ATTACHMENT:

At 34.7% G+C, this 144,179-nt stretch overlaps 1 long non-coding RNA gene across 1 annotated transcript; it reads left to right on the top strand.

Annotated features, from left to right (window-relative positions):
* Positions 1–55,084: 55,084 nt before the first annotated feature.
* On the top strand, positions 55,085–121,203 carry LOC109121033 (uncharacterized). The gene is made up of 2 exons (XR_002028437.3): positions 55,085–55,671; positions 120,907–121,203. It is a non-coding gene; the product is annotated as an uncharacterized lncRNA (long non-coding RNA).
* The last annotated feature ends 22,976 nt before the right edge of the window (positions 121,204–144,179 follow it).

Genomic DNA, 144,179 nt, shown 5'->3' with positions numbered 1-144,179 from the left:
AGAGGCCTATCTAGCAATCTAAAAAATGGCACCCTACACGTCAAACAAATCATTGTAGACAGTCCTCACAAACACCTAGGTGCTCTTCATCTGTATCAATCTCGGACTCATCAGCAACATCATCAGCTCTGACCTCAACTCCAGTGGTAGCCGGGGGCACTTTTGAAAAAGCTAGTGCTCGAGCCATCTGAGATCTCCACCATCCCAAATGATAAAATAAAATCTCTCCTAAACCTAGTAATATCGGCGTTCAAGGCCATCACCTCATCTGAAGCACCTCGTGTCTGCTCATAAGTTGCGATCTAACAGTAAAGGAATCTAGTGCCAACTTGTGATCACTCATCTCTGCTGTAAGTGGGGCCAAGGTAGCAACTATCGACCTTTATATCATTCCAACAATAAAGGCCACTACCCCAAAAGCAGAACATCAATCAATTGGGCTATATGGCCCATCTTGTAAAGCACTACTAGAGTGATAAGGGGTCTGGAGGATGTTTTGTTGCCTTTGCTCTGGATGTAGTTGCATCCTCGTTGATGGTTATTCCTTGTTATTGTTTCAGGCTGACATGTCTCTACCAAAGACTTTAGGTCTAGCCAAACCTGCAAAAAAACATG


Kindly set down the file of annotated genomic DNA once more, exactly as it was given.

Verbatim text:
At 34.7% G+C, this 144,179-nt stretch overlaps 1 long non-coding RNA gene across 1 annotated transcript; it reads left to right on the top strand.

Annotated features, from left to right (window-relative positions):
* Positions 1–55,084: 55,084 nt before the first annotated feature.
* On the top strand, positions 55,085–121,203 carry LOC109121033 (uncharacterized). The gene is made up of 2 exons (XR_002028437.3): positions 55,085–55,671; positions 120,907–121,203. It is a non-coding gene; the product is annotated as an uncharacterized lncRNA (long non-coding RNA).
* The last annotated feature ends 22,976 nt before the right edge of the window (positions 121,204–144,179 follow it).

Genomic DNA, 144,179 nt, shown 5'->3' with positions numbered 1-144,179 from the left:
AGAGGCCTATCTAGCAATCTAAAAAATGGCACCCTACACGTCAAACAAATCATTGTAGACAGTCCTCACAAACACCTAGGTGCTCTTCATCTGTATCAATCTCGGACTCATCAGCAACATCATCAGCTCTGACCTCAACTCCAGTGGTAGCCGGGGGCACTTTTGAAAAAGCTAGTGCTCGAGCCATCTGAGATCTCCACCATCCCAAATGATAAAATAAAATCTCTCCTAAACCTAGTAATATCGGCGTTCAAGGCCATCACCTCATCTGAAGCACCTCGTGTCTGCTCATAAGTTGCGATCTAACAGTAAAGGAATCTAGTGCCAACTTGTGATCACTCATCTCTGCTGTAAGTGGGGCCAAGGTAGCAACTATCGACCTTTATATCATTCCAACAATAAAGGCCACTACCCCAAAAGCAGAACATCAATCAATTGGGCTATATGGCCCATCTTGTAAAGCACTACTAGAGTGATAAGGGGTCTGGAGGATGTTTTGTTGCCTTTGCTCTGGATGTAGTTGCATCCTCGTTGATGGTTATTCCTTGTTATTGTTTCAGGCTGACATGTCTCTACCAAAGACTTTAGGTCTAGCCAAACCTGCAAAAAAACATG